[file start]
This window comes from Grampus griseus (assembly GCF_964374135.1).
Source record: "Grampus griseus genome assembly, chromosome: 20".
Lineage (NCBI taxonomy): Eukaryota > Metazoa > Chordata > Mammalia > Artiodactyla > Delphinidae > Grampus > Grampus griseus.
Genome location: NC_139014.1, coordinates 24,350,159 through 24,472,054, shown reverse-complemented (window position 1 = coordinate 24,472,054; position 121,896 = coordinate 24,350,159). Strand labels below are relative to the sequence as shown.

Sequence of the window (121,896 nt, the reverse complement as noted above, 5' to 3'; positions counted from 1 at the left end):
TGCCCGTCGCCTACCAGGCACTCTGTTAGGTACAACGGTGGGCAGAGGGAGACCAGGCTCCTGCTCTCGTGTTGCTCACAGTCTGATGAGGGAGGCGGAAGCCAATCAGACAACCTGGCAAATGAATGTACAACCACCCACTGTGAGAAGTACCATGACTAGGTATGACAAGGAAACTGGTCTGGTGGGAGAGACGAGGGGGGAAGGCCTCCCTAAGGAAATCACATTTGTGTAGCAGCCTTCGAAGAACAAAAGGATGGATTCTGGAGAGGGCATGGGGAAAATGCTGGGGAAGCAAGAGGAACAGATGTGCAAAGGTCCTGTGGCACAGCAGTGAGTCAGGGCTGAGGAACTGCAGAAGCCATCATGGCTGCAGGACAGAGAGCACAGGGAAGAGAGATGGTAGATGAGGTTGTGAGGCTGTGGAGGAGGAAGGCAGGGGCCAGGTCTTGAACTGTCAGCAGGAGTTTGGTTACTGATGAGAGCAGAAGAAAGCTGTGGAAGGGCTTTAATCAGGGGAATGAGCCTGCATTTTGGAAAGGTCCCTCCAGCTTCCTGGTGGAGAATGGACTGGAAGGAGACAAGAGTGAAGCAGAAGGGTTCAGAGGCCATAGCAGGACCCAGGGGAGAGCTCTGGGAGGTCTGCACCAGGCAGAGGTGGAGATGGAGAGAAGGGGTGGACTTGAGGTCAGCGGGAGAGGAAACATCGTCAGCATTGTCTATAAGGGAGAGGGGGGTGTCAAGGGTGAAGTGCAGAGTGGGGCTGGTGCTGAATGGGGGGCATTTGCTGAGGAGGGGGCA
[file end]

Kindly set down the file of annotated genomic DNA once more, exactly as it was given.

This window comes from Grampus griseus (assembly GCF_964374135.1).
Source record: "Grampus griseus genome assembly, chromosome: 20".
Lineage (NCBI taxonomy): Eukaryota > Metazoa > Chordata > Mammalia > Artiodactyla > Delphinidae > Grampus > Grampus griseus.
Genome location: NC_139014.1, coordinates 24,350,159 through 24,472,054, shown reverse-complemented (window position 1 = coordinate 24,472,054; position 121,896 = coordinate 24,350,159). Strand labels below are relative to the sequence as shown.

Sequence of the window (121,896 nt, the reverse complement as noted above, 5' to 3'; positions counted from 1 at the left end):
TGCCCGTCGCCTACCAGGCACTCTGTTAGGTACAACGGTGGGCAGAGGGAGACCAGGCTCCTGCTCTCGTGTTGCTCACAGTCTGATGAGGGAGGCGGAAGCCAATCAGACAACCTGGCAAATGAATGTACAACCACCCACTGTGAGAAGTACCATGACTAGGTATGACAAGGAAACTGGTCTGGTGGGAGAGACGAGGGGGGAAGGCCTCCCTAAGGAAATCACATTTGTGTAGCAGCCTTCGAAGAACAAAAGGATGGATTCTGGAGAGGGCATGGGGAAAATGCTGGGGAAGCAAGAGGAACAGATGTGCAAAGGTCCTGTGGCACAGCAGTGAGTCAGGGCTGAGGAACTGCAGAAGCCATCATGGCTGCAGGACAGAGAGCACAGGGAAGAGAGATGGTAGATGAGGTTGTGAGGCTGTGGAGGAGGAAGGCAGGGGCCAGGTCTTGAACTGTCAGCAGGAGTTTGGTTACTGATGAGAGCAGAAGAAAGCTGTGGAAGGGCTTTAATCAGGGGAATGAGCCTGCATTTTGGAAAGGTCCCTCCAGCTTCCTGGTGGAGAATGGACTGGAAGGAGACAAGAGTGAAGCAGAAGGGTTCAGAGGCCATAGCAGGACCCAGGGGAGAGCTCTGGGAGGTCTGCACCAGGCAGAGGTGGAGATGGAGAGAAGGGGTGGACTTGAGGTCAGCGGGAGAGGAAACATCGTCAGCATTGTCTATAAGGGAGAGGGGGGTGTCAAGGGTGAAGTGCAGAGTGGGGCTGGTGCTGAATGGGGGGCATTTGCTGAGGAGGGGGCA